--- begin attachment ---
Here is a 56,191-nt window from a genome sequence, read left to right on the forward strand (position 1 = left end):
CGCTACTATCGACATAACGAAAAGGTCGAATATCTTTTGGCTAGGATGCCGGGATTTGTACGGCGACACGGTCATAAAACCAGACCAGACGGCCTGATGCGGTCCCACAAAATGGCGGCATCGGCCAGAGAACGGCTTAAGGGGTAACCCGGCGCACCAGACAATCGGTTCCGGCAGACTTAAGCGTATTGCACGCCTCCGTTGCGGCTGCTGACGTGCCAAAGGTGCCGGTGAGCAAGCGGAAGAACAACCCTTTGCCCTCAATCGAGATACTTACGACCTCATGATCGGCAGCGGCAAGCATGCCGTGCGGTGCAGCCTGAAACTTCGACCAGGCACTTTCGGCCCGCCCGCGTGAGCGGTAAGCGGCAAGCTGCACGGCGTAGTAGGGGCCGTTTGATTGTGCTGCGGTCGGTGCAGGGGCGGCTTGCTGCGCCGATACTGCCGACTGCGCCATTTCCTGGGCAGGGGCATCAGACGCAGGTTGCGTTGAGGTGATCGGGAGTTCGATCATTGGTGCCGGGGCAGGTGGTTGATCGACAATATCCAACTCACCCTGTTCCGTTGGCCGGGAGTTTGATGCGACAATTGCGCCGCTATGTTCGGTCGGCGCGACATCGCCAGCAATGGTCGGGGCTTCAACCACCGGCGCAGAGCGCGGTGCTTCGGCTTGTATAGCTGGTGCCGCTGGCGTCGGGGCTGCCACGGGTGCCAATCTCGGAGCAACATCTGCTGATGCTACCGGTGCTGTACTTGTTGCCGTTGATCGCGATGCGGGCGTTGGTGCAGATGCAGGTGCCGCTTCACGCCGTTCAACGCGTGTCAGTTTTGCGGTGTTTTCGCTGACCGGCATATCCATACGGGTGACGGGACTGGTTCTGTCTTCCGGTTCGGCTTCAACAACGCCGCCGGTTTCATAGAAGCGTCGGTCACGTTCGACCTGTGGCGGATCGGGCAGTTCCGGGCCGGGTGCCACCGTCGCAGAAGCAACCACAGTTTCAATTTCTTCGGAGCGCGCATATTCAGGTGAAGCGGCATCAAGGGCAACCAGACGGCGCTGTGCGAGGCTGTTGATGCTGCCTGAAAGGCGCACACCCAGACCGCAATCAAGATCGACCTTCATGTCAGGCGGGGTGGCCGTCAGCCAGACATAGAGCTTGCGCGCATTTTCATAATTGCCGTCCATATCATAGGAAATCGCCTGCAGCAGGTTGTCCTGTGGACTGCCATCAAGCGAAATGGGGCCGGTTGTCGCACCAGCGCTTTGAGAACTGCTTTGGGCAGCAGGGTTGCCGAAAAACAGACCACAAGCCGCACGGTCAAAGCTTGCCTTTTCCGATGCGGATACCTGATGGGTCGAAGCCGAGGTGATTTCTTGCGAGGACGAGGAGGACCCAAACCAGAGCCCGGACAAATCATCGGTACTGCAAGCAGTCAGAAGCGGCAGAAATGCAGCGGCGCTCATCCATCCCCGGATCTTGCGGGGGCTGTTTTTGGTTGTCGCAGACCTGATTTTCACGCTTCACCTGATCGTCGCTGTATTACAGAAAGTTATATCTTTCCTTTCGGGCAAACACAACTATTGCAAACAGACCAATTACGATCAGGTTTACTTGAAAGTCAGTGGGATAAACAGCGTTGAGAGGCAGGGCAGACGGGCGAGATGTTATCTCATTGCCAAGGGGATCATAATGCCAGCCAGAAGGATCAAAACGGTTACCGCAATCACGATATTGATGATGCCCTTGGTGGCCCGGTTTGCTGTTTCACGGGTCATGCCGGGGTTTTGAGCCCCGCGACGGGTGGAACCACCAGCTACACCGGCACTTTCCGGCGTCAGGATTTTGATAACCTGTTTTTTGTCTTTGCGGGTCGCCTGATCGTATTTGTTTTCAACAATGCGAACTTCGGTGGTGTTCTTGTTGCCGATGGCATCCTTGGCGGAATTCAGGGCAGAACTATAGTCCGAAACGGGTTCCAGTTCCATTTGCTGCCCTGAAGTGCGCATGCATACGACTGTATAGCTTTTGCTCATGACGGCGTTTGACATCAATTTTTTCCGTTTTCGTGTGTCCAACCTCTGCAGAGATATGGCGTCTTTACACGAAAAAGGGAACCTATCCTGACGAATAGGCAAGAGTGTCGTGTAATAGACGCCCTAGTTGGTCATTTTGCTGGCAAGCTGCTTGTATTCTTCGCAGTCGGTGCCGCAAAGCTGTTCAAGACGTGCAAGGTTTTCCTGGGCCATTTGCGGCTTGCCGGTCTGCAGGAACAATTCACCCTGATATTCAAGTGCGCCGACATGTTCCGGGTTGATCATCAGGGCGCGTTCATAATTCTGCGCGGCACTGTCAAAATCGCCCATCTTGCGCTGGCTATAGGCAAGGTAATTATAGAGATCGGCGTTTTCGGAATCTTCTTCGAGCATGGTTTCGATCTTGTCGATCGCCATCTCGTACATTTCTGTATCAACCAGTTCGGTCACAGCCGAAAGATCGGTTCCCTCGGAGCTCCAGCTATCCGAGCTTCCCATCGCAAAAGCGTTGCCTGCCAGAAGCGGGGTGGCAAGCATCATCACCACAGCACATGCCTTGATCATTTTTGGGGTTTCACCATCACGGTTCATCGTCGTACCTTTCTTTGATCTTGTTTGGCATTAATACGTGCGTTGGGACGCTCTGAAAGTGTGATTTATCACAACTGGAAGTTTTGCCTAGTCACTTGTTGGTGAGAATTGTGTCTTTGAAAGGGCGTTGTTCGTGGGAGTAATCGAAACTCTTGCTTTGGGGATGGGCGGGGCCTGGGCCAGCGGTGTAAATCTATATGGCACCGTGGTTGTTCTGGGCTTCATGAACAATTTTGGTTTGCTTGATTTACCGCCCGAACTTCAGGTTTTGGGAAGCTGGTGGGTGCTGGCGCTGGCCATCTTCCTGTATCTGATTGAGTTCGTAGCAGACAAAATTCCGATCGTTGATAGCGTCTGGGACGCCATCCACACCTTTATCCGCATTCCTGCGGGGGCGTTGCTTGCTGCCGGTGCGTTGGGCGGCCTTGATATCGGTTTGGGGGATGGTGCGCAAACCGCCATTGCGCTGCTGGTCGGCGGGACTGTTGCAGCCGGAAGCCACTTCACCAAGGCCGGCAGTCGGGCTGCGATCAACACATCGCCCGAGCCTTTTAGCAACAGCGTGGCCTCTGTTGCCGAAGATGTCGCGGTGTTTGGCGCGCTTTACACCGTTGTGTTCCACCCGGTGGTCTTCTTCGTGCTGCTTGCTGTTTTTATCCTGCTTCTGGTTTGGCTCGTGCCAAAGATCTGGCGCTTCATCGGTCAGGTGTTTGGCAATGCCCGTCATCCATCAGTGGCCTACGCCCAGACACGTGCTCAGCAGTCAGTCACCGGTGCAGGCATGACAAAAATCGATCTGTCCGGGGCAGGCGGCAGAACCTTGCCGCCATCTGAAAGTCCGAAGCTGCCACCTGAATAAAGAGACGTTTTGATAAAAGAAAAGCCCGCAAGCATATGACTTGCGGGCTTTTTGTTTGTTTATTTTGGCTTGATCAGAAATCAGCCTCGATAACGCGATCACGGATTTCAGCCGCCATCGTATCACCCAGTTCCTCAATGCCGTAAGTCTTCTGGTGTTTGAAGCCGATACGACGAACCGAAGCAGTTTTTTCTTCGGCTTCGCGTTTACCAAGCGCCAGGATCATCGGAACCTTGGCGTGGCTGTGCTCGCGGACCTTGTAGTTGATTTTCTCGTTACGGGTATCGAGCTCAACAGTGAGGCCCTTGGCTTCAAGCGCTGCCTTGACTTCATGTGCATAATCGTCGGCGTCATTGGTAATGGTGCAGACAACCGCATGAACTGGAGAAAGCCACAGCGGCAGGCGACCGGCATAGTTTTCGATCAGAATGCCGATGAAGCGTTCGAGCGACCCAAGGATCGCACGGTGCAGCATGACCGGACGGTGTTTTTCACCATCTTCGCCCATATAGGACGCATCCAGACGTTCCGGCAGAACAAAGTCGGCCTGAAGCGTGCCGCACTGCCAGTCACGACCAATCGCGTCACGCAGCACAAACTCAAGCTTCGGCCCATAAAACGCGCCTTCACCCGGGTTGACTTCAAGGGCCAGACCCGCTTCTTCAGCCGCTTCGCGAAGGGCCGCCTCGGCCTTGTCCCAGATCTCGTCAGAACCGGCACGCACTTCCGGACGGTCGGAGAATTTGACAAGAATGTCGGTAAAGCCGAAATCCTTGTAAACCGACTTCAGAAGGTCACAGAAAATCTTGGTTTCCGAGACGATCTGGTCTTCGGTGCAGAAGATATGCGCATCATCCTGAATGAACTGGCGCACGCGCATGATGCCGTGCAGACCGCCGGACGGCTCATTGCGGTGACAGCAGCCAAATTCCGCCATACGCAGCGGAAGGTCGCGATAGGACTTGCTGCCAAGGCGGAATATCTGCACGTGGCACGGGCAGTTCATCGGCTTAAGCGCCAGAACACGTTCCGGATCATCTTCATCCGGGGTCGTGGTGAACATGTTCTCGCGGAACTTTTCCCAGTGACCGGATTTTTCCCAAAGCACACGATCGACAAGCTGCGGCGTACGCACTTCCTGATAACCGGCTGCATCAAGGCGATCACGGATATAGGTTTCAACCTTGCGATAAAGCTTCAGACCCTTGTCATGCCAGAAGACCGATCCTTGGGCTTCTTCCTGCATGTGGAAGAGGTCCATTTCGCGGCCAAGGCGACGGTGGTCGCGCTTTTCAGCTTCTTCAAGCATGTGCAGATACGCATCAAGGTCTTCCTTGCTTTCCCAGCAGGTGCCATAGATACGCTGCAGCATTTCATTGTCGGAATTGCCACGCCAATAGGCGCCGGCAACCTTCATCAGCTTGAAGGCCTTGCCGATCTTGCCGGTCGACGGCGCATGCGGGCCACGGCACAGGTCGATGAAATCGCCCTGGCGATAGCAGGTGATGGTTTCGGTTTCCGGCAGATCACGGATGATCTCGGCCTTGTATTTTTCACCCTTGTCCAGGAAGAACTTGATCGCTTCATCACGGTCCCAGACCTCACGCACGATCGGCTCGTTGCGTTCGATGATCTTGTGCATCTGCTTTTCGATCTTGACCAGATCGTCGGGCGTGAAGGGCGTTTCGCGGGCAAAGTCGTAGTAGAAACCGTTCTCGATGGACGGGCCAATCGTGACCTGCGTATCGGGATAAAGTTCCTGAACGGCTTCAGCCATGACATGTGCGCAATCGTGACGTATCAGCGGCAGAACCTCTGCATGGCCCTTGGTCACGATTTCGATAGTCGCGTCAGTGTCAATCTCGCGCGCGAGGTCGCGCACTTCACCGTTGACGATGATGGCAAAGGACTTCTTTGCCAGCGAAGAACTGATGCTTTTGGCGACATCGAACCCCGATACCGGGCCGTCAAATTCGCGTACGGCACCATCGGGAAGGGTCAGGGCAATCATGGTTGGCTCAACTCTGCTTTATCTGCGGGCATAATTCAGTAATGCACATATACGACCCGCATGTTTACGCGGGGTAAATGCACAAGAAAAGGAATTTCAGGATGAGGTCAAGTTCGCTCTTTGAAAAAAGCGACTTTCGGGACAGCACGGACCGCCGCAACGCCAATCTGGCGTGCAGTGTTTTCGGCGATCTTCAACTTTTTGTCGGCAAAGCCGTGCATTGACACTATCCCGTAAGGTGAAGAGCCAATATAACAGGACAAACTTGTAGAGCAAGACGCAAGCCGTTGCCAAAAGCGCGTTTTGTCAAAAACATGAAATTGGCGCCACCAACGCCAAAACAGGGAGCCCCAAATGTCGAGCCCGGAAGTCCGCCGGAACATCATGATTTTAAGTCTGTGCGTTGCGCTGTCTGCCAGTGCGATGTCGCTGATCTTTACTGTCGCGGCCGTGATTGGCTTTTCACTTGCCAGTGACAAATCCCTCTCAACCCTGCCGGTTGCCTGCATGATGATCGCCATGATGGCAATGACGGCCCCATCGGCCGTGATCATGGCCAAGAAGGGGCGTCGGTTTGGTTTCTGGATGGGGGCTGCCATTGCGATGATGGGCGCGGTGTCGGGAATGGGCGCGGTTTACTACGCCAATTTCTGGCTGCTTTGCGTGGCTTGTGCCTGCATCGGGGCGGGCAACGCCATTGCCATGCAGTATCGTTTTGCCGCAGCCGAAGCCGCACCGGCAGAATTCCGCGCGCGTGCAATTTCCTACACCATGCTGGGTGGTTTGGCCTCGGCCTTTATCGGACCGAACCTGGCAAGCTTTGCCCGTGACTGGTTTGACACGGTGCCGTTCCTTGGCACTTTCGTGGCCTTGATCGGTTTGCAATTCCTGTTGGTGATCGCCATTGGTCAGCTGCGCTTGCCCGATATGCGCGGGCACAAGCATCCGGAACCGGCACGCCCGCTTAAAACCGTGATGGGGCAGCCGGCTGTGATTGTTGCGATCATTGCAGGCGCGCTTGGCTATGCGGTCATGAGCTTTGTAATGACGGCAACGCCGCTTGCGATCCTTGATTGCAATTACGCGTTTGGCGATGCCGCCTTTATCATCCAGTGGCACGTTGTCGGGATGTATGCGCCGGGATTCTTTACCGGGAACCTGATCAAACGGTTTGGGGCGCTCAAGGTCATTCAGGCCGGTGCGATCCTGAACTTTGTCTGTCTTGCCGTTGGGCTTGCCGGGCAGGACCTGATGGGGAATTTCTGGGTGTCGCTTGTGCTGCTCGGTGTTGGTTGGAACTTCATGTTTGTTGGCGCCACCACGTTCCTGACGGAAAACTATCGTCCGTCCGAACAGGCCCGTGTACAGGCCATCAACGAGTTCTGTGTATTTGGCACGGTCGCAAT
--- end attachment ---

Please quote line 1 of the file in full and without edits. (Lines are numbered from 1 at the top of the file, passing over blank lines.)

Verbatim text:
Here is a 56,191-nt window from a genome sequence, read left to right on the forward strand (position 1 = left end):